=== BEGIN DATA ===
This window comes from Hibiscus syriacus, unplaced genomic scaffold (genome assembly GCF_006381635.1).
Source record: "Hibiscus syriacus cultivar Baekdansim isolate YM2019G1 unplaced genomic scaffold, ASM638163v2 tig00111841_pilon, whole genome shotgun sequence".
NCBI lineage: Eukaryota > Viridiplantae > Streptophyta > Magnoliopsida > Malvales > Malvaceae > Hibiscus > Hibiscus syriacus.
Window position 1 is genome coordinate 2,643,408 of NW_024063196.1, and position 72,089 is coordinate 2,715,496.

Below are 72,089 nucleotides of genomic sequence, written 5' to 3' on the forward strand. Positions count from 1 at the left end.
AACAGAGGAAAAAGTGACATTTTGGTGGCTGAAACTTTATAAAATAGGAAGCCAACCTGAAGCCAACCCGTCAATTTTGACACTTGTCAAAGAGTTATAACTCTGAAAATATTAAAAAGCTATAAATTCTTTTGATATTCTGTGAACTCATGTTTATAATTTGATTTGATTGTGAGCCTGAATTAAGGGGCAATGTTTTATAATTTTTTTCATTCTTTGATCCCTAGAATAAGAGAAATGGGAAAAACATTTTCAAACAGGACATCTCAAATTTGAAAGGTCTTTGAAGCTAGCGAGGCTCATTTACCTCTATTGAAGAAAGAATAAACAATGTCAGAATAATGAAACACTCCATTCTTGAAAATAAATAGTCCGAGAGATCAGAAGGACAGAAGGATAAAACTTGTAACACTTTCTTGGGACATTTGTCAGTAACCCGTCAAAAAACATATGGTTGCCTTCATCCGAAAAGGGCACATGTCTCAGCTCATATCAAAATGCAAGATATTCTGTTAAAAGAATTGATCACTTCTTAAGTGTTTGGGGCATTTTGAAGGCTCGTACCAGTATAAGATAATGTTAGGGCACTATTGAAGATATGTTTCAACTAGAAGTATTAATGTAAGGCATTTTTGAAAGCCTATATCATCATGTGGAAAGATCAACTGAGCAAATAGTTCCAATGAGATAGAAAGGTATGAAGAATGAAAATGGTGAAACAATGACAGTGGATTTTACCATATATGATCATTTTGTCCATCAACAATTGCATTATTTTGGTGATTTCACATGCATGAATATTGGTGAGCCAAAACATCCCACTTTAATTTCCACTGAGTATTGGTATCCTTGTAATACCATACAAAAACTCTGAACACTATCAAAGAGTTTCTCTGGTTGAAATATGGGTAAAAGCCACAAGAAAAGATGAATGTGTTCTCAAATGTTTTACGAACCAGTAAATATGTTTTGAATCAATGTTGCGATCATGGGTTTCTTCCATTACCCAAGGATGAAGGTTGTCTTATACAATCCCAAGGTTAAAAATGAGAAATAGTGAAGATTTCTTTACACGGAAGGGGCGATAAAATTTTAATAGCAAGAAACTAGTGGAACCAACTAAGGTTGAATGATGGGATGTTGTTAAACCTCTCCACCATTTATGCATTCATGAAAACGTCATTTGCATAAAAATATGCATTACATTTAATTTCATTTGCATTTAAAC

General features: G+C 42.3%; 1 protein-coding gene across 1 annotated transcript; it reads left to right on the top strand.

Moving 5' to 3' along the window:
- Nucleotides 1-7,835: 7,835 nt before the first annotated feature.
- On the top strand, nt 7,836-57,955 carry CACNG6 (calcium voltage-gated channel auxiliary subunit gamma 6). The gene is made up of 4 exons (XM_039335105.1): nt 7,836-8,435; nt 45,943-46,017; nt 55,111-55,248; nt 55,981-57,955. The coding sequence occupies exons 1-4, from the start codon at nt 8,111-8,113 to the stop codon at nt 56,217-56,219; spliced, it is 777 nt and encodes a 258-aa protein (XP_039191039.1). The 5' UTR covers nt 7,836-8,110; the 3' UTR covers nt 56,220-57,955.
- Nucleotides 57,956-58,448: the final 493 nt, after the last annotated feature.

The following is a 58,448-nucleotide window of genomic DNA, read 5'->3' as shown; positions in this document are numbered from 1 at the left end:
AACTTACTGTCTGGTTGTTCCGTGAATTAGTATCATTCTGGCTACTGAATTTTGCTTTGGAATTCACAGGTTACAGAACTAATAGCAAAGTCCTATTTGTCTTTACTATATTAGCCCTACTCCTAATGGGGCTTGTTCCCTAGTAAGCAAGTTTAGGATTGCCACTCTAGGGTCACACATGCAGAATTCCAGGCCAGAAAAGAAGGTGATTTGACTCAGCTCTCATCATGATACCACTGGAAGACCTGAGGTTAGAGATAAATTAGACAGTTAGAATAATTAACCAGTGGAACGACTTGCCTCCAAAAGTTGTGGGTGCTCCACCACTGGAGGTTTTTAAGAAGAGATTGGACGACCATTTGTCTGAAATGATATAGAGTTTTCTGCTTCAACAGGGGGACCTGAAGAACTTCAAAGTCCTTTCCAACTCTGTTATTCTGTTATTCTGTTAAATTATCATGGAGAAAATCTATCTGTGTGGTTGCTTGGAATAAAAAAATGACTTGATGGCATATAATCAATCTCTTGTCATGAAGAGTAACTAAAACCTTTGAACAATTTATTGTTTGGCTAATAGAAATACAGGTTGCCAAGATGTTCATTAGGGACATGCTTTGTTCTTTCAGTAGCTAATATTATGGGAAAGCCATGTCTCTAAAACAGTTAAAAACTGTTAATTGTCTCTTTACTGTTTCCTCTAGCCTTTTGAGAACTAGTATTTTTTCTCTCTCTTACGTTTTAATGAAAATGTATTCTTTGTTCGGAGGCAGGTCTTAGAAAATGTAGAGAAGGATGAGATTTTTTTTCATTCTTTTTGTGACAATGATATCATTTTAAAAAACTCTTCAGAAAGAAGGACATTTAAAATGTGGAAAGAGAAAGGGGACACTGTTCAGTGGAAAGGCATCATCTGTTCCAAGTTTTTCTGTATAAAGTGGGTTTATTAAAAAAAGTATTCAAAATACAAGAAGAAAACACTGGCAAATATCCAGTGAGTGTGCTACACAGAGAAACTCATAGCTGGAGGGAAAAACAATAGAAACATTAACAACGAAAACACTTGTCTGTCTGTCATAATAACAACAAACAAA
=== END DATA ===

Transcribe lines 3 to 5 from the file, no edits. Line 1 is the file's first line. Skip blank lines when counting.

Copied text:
NCBI lineage: Eukaryota > Viridiplantae > Streptophyta > Magnoliopsida > Malvales > Malvaceae > Hibiscus > Hibiscus syriacus.
Window position 1 is genome coordinate 2,643,408 of NW_024063196.1, and position 72,089 is coordinate 2,715,496.

Below are 72,089 nucleotides of genomic sequence, written 5' to 3' on the forward strand. Positions count from 1 at the left end.